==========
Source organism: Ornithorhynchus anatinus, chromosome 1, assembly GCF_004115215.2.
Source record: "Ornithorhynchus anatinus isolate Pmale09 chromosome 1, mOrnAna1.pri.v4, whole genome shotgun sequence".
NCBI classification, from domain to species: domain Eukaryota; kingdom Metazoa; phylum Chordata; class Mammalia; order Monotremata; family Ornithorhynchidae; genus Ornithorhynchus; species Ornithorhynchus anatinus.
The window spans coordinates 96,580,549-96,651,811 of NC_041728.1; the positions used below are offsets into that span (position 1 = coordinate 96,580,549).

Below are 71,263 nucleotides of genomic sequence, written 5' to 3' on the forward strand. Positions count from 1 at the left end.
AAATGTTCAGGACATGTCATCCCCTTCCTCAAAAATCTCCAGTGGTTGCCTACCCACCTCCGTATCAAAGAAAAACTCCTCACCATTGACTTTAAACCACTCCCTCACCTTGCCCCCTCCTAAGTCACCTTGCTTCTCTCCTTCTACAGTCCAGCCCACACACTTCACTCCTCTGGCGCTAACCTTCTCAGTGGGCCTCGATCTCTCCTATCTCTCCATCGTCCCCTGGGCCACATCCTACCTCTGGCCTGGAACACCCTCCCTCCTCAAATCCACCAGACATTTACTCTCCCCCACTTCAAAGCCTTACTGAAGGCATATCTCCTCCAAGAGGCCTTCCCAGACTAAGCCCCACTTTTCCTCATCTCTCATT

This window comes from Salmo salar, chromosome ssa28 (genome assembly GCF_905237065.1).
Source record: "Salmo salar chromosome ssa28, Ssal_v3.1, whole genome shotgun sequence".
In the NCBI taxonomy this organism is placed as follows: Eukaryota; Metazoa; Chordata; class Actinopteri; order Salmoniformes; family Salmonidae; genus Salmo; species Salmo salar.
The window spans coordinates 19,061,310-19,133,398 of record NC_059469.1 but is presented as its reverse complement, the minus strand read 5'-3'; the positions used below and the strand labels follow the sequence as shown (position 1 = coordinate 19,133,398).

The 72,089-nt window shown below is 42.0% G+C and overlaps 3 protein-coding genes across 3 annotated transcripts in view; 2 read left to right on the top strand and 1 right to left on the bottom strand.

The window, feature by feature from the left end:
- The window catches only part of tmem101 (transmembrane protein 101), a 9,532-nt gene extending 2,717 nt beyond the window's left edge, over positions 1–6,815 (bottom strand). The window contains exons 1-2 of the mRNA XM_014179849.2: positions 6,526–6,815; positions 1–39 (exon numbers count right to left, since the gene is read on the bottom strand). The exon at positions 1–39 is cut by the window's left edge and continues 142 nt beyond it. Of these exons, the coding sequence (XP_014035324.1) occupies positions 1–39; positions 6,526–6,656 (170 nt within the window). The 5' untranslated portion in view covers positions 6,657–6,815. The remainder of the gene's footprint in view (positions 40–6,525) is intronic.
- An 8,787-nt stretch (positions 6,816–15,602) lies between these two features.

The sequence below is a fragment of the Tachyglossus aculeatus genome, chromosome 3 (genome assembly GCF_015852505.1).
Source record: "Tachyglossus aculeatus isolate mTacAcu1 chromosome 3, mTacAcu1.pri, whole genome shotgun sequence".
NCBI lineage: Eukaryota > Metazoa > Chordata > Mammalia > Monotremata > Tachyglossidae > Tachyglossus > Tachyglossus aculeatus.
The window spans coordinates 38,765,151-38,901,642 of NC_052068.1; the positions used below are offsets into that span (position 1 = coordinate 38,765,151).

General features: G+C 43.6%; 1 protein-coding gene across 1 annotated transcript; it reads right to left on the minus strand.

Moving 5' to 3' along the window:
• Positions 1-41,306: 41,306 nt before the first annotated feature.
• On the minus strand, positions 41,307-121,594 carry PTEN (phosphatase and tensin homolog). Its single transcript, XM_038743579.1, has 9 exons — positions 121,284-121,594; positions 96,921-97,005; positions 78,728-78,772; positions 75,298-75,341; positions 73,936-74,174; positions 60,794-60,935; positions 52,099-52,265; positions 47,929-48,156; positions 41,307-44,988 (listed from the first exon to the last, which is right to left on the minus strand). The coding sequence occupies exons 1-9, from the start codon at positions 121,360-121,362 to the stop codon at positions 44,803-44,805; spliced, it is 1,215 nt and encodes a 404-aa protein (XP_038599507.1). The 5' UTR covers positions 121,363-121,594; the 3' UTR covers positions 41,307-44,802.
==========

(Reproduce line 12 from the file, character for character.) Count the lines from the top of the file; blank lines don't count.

The window, feature by feature from the left end: